Consideration should be given to basic interest as a part of the terms of the loan and default interest that will apply when the loan is in default. Other mechanisms for encouraging repayment of the loan should also be employed as the terms of the loan to encourage payment. In this context, the more terms that are favorable to the lender, the more likely the borrower will repay the loan and the more likely the lender will be able to collect payment of the loan if the loan goes into default.
Finally, loans between entities and their shareholders or other people having ownership interest in the entity should also be in writing. This is true even when there is a single owner, like a single shareholder of a corporation. The law allows people to organize business entities on the premise that the entity becomes a “legal person” that can enter into contracts. A contract with a large corporation is not a contract with the hundreds of thousands of shareholders; it is a contract with the corporation, itself. The same principle applies with a single shareholder corporation.
People often fail to appreciate the difference and separation between a shareholder and a corporation, especially with small, one or two shareholder entities. When a shareholder borrows from a corporation or the corporation borrows from a shareholder, there are two “persons” involved: the corporation and the shareholder. It does not matte that the shareholder effectively makes the decisions for the corporation.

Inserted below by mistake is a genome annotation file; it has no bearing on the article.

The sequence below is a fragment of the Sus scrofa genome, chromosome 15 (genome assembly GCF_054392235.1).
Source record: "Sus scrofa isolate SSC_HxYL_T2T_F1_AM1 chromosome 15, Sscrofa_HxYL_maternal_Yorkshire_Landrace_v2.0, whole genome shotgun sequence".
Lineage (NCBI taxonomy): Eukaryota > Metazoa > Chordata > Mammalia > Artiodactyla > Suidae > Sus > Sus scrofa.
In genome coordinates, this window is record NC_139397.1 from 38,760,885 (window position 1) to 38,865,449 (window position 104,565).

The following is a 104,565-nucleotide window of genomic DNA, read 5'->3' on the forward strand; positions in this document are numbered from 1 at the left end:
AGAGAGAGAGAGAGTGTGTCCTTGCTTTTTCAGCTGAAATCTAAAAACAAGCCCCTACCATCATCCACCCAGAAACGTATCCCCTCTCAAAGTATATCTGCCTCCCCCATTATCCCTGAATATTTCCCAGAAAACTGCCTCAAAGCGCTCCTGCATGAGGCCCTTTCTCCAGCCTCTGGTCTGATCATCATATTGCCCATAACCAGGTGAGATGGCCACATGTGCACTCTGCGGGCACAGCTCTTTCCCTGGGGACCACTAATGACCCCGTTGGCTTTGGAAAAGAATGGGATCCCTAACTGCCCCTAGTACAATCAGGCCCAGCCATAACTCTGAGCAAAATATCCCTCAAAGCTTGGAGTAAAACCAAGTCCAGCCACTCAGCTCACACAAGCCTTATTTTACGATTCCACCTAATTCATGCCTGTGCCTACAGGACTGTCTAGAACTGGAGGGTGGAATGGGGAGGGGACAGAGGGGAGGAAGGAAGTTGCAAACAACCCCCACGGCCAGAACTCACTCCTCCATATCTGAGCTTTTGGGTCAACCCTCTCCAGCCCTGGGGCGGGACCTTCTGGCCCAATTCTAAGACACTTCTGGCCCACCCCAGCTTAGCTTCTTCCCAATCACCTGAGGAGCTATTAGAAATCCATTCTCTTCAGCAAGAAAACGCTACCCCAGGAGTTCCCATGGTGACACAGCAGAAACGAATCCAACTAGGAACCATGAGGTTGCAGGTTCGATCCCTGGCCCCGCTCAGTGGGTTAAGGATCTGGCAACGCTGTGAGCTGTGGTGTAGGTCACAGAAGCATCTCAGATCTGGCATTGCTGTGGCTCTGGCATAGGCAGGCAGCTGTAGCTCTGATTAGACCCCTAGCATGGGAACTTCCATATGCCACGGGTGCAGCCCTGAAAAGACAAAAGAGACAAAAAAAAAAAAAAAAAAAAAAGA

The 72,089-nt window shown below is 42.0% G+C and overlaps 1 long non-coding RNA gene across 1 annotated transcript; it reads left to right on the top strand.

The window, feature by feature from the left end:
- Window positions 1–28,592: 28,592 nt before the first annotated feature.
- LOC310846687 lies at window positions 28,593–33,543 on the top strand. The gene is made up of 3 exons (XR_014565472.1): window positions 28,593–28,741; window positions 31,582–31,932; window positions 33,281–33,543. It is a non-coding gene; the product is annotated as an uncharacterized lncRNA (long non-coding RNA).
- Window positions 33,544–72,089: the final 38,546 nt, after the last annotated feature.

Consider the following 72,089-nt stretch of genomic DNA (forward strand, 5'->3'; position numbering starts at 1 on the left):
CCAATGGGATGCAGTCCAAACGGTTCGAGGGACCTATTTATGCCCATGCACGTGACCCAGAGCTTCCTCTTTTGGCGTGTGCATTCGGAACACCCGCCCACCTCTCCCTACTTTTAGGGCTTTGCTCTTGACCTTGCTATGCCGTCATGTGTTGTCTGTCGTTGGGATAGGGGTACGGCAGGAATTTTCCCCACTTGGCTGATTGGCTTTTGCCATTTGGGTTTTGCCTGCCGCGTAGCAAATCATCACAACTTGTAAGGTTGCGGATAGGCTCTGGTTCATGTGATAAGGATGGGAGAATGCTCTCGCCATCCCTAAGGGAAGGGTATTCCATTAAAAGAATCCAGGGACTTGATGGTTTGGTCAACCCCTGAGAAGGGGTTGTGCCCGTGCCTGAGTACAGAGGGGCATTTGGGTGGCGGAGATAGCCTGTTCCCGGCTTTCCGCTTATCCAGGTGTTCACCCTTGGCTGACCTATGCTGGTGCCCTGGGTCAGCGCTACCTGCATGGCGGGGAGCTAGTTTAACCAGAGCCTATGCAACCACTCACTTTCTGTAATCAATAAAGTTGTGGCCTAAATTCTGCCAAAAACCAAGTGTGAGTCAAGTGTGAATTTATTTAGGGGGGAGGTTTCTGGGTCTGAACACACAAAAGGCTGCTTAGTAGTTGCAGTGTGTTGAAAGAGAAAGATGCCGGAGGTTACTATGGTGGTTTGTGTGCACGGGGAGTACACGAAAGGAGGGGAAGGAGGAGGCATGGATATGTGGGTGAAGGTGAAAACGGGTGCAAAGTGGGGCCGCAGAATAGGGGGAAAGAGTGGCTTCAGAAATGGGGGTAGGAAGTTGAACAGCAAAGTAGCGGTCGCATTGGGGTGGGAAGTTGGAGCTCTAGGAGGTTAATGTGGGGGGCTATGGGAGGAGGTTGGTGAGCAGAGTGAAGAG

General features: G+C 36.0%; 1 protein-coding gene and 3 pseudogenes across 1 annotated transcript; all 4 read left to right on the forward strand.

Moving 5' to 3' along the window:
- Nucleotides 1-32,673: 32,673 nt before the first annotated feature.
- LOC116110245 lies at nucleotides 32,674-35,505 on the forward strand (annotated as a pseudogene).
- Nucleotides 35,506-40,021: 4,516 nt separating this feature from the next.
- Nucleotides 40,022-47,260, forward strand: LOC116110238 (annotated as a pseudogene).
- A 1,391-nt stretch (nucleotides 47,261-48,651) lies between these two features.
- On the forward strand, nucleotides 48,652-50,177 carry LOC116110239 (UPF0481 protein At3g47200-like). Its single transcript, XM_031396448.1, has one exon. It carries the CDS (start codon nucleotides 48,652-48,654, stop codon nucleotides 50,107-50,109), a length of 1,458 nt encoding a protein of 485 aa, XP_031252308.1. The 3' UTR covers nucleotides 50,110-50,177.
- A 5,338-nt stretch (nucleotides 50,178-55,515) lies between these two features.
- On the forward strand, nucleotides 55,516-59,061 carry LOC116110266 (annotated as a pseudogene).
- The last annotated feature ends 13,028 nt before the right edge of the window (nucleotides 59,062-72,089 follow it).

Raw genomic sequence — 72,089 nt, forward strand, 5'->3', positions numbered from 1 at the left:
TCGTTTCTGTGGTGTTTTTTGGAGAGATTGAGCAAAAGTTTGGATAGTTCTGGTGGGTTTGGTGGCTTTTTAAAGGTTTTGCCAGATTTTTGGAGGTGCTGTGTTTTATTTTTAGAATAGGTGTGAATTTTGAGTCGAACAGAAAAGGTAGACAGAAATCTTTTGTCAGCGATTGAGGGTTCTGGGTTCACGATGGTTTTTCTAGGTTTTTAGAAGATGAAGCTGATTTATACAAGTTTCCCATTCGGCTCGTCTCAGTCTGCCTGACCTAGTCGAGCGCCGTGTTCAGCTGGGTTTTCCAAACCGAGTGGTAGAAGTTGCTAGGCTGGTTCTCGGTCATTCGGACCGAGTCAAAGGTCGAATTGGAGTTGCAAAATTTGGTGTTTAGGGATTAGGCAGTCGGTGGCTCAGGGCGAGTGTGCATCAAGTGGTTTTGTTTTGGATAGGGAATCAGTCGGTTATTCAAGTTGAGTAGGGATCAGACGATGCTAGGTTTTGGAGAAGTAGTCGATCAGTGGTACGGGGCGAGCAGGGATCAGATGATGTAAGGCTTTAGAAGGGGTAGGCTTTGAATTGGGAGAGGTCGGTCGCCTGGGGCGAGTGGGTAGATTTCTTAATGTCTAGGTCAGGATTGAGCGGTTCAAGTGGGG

The transactions between a corporation and its shareholders should always be documented. Many, many small corporations document loans only as accounting entries. That practice is efficient, but there is a danger in being too loose. When there is insufficient separation between the corporation and its shareholders, courts have the ability to “pierce the corporate veil” and impose liability on the individual shareholders. Therefore, documenting corporate loans is a way to show respect for the separation between the owner and the entity and to avoid that result. Not documenting a loan, by itself, may not lead to personal shareholder liability, but shareholder liability may be the result when lack of loan documentation is symptomatic of a lack of separation between a corporation and its shareholder(s). Further, if the IRS audits the corporation, they will expect to see separation; if that separation does not exist, there can be negative tax ramifications.
In the end, a loan is an agreement like any other agreement. Agreements should always be documented so that the intention, terms and expectations are clearly stated and clearly understood, both when the loan is made and in the future. When agreements are not reduced to writing, there is room for misunderstanding, disagreements and lack of appreciation for the terms of the agreement. Enforcing agreements that are not in writing is problematic. Memories fade. Past intentions get confused with current circumstances. Therefore, documenting loans is always the best practice.